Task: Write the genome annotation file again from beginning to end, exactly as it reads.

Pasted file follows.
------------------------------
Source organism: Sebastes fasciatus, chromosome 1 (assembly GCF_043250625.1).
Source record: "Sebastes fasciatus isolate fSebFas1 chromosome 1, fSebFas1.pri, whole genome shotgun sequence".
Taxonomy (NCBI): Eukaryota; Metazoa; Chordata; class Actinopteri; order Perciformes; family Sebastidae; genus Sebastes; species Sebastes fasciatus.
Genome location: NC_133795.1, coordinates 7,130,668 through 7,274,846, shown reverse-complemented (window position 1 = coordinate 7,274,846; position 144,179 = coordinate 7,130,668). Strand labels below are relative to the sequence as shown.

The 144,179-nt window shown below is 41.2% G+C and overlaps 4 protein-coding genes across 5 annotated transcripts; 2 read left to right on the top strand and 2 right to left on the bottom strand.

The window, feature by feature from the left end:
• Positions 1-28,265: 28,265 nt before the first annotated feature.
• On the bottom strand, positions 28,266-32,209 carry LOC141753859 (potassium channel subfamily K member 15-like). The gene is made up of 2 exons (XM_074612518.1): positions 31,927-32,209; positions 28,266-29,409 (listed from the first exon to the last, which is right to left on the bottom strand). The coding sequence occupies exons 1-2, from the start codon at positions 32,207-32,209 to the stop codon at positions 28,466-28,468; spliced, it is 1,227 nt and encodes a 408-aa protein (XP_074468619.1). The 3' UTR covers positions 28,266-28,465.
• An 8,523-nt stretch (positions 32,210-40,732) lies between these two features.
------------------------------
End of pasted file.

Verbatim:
Source organism: Sebastes fasciatus, chromosome 1 (assembly GCF_043250625.1).
Source record: "Sebastes fasciatus isolate fSebFas1 chromosome 1, fSebFas1.pri, whole genome shotgun sequence".
Taxonomy (NCBI): Eukaryota; Metazoa; Chordata; class Actinopteri; order Perciformes; family Sebastidae; genus Sebastes; species Sebastes fasciatus.
Genome location: NC_133795.1, coordinates 7,130,668 through 7,274,846, shown reverse-complemented (window position 1 = coordinate 7,274,846; position 144,179 = coordinate 7,130,668). Strand labels below are relative to the sequence as shown.

The 144,179-nt window shown below is 41.2% G+C and overlaps 4 protein-coding genes across 5 annotated transcripts; 2 read left to right on the top strand and 2 right to left on the bottom strand.

The window, feature by feature from the left end:
• Positions 1-28,265: 28,265 nt before the first annotated feature.
• On the bottom strand, positions 28,266-32,209 carry LOC141753859 (potassium channel subfamily K member 15-like). The gene is made up of 2 exons (XM_074612518.1): positions 31,927-32,209; positions 28,266-29,409 (listed from the first exon to the last, which is right to left on the bottom strand). The coding sequence occupies exons 1-2, from the start codon at positions 32,207-32,209 to the stop codon at positions 28,466-28,468; spliced, it is 1,227 nt and encodes a 408-aa protein (XP_074468619.1). The 3' UTR covers positions 28,266-28,465.
• An 8,523-nt stretch (positions 32,210-40,732) lies between these two features.